Like electronic circuit structure 30B of FIG. 2B, electronic circuit structure 30C of FIG. 2C also provides a significant reduction in the surface area of circuit substrate 12. As shown in FIG. 2C, portions of at least some of contact pads 20 on second major surface 17 coupled to conductive leads 18 of one of the integrated electronic components 14 are in substantially overlapping alignment with portions of at least some of contact pads 20 on first major surface 17 over which discrete electronic components 16 are surface mounted. The overlapping arrangement of contact pads 20 on opposite surfaces 17, 19, in accordance with the present invention, eliminates the lateral clearances between integrated electronic components 14 and discrete electronic components 16 that otherwise would be necessary with conventional surface mounting techniques. As with electronic circuit structure 30B, elimination of the lateral clearances enables electronic circuit structure 30C of FIG. 2C to be used for applications in which available surface area is minimal.

FIG. 3 is a top perspective view of another exemplary electronic circuit structure 30D, in accordance with the first embodiment of the present invention. The electronic circuit structure 30D substantially corresponds to electronic circuit structures 30A-30C of FIGS. 2A-2C, but further includes two or more integrated electronic components 14 suspended within the same aperture 32. As shown in FIG. 3, integrated electronic components 14 can be placed side-by-side within aperture 32 to reduce an overall length of circuit substrate 12, provided that the application of electronic circuit structure 30D can accommodate additional width, if necessary. The integrated electronic components 14 suspended within apertures 32 can share the same mounting orientation or can be mounted opposite to one another. In other words, conductive leads 18 of each of integrated electronic components 14 can be coupled to contact pads 20 on either first major surface 17 or second major surface 19. The resulting profile of electronic circuit structure 30D clearly will be less than profile 22 of the conventional electronic circuit structure 10 of FIG. 1, and will be comparable to profiles 34, 44, 52 of electronic circuit structures 30A-30C of FIGS. 2A-2C.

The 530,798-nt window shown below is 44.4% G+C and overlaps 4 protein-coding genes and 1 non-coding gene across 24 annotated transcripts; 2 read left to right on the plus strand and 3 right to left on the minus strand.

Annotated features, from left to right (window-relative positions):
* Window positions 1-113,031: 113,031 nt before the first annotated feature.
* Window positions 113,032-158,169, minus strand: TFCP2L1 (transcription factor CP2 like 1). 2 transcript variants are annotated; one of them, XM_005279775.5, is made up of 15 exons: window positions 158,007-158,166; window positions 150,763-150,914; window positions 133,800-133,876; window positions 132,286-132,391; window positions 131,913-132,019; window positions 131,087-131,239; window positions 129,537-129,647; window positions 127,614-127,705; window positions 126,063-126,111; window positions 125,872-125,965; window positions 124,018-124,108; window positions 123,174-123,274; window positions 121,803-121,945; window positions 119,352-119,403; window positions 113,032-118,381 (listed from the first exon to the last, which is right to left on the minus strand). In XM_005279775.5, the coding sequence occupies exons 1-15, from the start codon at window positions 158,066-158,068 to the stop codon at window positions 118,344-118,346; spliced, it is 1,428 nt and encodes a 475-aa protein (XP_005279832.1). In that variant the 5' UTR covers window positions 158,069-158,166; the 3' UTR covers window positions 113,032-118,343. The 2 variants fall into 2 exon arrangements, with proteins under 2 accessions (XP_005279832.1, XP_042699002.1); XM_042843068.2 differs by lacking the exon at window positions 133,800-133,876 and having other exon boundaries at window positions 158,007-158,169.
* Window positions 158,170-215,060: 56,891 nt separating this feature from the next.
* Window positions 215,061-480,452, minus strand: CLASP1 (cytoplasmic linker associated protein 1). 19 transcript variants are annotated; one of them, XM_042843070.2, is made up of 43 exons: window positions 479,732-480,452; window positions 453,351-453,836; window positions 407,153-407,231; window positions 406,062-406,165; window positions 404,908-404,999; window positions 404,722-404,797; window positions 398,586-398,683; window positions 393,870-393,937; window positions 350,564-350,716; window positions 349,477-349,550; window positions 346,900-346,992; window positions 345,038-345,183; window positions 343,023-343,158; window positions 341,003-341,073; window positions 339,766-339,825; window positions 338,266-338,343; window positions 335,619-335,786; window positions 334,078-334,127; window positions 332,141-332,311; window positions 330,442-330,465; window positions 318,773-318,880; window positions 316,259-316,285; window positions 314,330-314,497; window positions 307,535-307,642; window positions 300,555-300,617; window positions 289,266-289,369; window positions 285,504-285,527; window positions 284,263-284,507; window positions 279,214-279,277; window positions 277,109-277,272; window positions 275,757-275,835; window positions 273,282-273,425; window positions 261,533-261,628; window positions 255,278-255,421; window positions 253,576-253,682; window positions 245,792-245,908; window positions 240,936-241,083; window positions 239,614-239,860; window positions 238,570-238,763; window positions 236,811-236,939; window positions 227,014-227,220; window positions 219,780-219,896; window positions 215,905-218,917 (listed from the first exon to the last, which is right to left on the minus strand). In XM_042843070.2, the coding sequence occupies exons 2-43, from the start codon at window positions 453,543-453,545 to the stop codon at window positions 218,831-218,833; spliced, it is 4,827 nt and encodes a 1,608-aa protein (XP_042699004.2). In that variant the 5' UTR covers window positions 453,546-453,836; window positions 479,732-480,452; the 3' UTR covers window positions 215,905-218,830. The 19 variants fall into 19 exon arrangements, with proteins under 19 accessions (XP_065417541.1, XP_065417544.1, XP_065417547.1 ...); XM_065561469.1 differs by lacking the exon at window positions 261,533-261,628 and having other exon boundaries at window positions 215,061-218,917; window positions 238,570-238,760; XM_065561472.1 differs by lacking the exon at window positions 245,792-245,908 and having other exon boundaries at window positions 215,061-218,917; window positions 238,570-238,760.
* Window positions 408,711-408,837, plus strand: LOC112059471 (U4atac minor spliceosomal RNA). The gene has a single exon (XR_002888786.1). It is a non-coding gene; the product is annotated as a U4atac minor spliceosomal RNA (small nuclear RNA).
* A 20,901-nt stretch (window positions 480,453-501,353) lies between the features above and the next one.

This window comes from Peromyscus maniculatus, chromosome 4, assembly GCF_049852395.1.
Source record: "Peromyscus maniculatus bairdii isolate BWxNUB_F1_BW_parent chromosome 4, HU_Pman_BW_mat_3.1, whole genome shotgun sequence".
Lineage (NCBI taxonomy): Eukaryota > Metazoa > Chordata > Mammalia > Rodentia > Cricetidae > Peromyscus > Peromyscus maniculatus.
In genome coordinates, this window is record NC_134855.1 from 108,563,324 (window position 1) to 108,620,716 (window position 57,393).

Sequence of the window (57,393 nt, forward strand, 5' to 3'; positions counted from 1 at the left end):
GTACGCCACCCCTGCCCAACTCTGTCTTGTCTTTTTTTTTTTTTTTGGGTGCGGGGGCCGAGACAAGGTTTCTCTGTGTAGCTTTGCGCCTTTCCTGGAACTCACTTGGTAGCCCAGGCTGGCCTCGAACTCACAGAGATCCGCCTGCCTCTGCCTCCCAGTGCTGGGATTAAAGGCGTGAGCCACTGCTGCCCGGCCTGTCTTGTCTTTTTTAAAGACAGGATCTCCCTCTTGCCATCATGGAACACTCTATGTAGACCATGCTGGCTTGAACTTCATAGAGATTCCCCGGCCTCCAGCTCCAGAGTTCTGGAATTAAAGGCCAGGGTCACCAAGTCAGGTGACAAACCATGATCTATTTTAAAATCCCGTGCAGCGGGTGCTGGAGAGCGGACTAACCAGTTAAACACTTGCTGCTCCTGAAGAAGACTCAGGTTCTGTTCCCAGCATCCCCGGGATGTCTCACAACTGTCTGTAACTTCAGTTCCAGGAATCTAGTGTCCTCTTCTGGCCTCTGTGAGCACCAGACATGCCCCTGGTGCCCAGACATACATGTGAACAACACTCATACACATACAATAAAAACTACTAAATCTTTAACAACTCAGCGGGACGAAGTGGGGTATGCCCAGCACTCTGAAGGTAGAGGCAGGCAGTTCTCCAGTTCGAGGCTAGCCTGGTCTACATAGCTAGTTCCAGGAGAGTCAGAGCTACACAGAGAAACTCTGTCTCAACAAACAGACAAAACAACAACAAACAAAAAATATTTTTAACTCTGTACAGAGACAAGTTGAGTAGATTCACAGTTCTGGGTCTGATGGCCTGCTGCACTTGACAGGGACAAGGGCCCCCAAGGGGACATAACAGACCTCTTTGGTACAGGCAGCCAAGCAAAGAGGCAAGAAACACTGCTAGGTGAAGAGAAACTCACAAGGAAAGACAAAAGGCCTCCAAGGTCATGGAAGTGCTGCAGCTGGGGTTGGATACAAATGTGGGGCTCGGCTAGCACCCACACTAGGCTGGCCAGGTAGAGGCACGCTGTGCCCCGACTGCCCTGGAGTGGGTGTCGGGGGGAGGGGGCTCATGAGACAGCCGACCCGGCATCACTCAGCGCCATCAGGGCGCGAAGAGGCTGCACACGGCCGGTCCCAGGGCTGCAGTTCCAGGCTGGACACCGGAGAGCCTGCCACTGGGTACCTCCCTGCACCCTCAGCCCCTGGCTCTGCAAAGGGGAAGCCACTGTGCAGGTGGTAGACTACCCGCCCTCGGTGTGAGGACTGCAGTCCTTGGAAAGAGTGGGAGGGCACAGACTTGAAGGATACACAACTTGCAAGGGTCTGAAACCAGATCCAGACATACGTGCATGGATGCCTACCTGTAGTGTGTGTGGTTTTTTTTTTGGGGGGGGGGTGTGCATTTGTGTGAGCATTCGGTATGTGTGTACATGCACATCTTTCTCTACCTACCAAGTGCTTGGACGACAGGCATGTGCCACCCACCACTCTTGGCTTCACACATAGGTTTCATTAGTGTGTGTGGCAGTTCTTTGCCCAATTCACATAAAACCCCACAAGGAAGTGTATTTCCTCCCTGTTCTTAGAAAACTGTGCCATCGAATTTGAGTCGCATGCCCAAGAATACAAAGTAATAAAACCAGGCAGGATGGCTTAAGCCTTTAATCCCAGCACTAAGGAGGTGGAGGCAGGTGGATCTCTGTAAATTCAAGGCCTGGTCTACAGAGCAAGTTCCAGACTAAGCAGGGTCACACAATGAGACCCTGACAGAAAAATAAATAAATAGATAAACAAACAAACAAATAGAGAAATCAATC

FIG. 4 is a side view of a first exemplary optoelectronic connector package 60 incorporating an electronic circuit structure 30E, in accordance with a second embodiment of the present invention. The optoelectronic connector package 60 may be used, for example, in distributed computing or instrumentation systems in which reduced size and/or increased packaging density is desired. The electronic circuit structure 30E may substantially correspond to any of electronic circuit structures 30A-30D shown in FIGS. 2A-2C and FIG. 3. The electronic circuit structure 30E includes, for example, a circuit substrate 12, integrated electronic components 14 suspended within apertures 32 formed in the circuit substrate, and discrete electronic components 16 surface mounted to contact pads formed on the circuit substrate.